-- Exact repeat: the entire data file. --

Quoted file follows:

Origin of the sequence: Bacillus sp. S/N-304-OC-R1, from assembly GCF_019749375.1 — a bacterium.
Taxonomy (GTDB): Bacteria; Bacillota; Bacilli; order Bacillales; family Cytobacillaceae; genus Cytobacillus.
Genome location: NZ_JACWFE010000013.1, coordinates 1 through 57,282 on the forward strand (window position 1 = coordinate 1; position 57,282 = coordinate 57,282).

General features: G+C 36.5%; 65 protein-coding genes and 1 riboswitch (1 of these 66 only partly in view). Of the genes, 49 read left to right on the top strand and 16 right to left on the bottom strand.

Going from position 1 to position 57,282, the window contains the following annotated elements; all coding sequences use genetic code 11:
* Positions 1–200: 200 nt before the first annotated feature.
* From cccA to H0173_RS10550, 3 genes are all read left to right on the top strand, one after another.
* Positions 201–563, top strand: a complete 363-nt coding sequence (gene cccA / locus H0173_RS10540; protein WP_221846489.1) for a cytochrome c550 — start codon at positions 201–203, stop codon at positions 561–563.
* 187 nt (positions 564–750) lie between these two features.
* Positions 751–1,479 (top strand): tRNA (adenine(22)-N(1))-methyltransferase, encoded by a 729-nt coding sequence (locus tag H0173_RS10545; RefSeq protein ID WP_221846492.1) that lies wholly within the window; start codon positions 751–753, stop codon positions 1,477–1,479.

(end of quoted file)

Origin of the sequence: Bacillus sp. S/N-304-OC-R1, from assembly GCF_019749375.1 — a bacterium.
Taxonomy (GTDB): Bacteria; Bacillota; Bacilli; order Bacillales; family Cytobacillaceae; genus Cytobacillus.
Genome location: NZ_JACWFE010000013.1, coordinates 1 through 57,282 on the forward strand (window position 1 = coordinate 1; position 57,282 = coordinate 57,282).

General features: G+C 36.5%; 65 protein-coding genes and 1 riboswitch (1 of these 66 only partly in view). Of the genes, 49 read left to right on the top strand and 16 right to left on the bottom strand.

Going from position 1 to position 57,282, the window contains the following annotated elements; all coding sequences use genetic code 11:
* Positions 1–200: 200 nt before the first annotated feature.
* From cccA to H0173_RS10550, 3 genes are all read left to right on the top strand, one after another.
* Positions 201–563, top strand: a complete 363-nt coding sequence (gene cccA / locus H0173_RS10540; protein WP_221846489.1) for a cytochrome c550 — start codon at positions 201–203, stop codon at positions 561–563.
* 187 nt (positions 564–750) lie between these two features.
* Positions 751–1,479 (top strand): tRNA (adenine(22)-N(1))-methyltransferase, encoded by a 729-nt coding sequence (locus tag H0173_RS10545; RefSeq protein ID WP_221846492.1) that lies wholly within the window; start codon positions 751–753, stop codon positions 1,477–1,479.